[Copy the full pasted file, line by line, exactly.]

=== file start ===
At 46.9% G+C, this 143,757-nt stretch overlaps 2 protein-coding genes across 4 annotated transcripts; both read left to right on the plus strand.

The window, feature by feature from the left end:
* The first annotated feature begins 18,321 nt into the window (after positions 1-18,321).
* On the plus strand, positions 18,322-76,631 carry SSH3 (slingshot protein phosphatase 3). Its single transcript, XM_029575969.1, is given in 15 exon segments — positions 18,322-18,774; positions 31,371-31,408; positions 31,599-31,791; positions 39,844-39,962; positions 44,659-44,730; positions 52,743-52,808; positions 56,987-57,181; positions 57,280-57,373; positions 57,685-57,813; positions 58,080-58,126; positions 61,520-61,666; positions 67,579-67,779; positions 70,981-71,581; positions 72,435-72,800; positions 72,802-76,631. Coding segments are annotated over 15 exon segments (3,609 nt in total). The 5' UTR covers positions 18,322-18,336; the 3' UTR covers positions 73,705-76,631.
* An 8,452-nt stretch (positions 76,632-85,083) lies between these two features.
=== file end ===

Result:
At 46.9% G+C, this 143,757-nt stretch overlaps 2 protein-coding genes across 4 annotated transcripts; both read left to right on the plus strand.

The window, feature by feature from the left end:
* The first annotated feature begins 18,321 nt into the window (after positions 1-18,321).
* On the plus strand, positions 18,322-76,631 carry SSH3 (slingshot protein phosphatase 3). Its single transcript, XM_029575969.1, is given in 15 exon segments — positions 18,322-18,774; positions 31,371-31,408; positions 31,599-31,791; positions 39,844-39,962; positions 44,659-44,730; positions 52,743-52,808; positions 56,987-57,181; positions 57,280-57,373; positions 57,685-57,813; positions 58,080-58,126; positions 61,520-61,666; positions 67,579-67,779; positions 70,981-71,581; positions 72,435-72,800; positions 72,802-76,631. Coding segments are annotated over 15 exon segments (3,609 nt in total). The 5' UTR covers positions 18,322-18,336; the 3' UTR covers positions 73,705-76,631.
* An 8,452-nt stretch (positions 76,632-85,083) lies between these two features.